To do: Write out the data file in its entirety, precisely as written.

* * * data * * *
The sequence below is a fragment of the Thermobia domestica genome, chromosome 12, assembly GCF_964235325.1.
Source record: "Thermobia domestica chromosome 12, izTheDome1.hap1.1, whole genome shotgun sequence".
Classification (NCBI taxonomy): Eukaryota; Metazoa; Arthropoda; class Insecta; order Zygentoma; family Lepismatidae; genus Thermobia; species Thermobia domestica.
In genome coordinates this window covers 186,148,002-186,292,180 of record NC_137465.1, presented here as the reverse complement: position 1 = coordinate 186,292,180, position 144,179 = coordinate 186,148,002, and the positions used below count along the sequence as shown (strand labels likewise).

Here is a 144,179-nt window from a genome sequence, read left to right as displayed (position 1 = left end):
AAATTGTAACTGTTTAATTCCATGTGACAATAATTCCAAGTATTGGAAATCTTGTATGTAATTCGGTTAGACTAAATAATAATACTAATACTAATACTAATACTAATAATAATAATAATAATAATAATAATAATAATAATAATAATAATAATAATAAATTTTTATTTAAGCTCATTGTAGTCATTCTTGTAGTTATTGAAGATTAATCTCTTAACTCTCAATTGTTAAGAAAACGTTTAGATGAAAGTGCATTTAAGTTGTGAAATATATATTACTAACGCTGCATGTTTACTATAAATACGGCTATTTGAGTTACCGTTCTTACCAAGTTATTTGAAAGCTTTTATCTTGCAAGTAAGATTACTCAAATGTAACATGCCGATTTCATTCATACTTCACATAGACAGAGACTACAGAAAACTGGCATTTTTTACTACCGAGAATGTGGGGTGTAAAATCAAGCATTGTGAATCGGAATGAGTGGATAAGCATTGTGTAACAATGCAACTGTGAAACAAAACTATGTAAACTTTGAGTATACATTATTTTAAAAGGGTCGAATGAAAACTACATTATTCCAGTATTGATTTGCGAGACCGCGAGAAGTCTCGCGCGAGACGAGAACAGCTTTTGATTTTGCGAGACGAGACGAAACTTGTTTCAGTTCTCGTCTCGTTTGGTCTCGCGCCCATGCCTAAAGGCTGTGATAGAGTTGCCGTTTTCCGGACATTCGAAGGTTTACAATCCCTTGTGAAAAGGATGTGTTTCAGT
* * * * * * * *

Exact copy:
The sequence below is a fragment of the Thermobia domestica genome, chromosome 12, assembly GCF_964235325.1.
Source record: "Thermobia domestica chromosome 12, izTheDome1.hap1.1, whole genome shotgun sequence".
Classification (NCBI taxonomy): Eukaryota; Metazoa; Arthropoda; class Insecta; order Zygentoma; family Lepismatidae; genus Thermobia; species Thermobia domestica.
In genome coordinates this window covers 186,148,002-186,292,180 of record NC_137465.1, presented here as the reverse complement: position 1 = coordinate 186,292,180, position 144,179 = coordinate 186,148,002, and the positions used below count along the sequence as shown (strand labels likewise).

Here is a 144,179-nt window from a genome sequence, read left to right as displayed (position 1 = left end):
AAATTGTAACTGTTTAATTCCATGTGACAATAATTCCAAGTATTGGAAATCTTGTATGTAATTCGGTTAGACTAAATAATAATACTAATACTAATACTAATACTAATAATAATAATAATAATAATAATAATAATAATAATAATAATAATAATAATAAATTTTTATTTAAGCTCATTGTAGTCATTCTTGTAGTTATTGAAGATTAATCTCTTAACTCTCAATTGTTAAGAAAACGTTTAGATGAAAGTGCATTTAAGTTGTGAAATATATATTACTAACGCTGCATGTTTACTATAAATACGGCTATTTGAGTTACCGTTCTTACCAAGTTATTTGAAAGCTTTTATCTTGCAAGTAAGATTACTCAAATGTAACATGCCGATTTCATTCATACTTCACATAGACAGAGACTACAGAAAACTGGCATTTTTTACTACCGAGAATGTGGGGTGTAAAATCAAGCATTGTGAATCGGAATGAGTGGATAAGCATTGTGTAACAATGCAACTGTGAAACAAAACTATGTAAACTTTGAGTATACATTATTTTAAAAGGGTCGAATGAAAACTACATTATTCCAGTATTGATTTGCGAGACCGCGAGAAGTCTCGCGCGAGACGAGAACAGCTTTTGATTTTGCGAGACGAGACGAAACTTGTTTCAGTTCTCGTCTCGTTTGGTCTCGCGCCCATGCCTAAAGGCTGTGATAGAGTTGCCGTTTTCCGGACATTCGAAGGTTTACAATCCCTTGTGAAAAGGATGTGTTTCAGT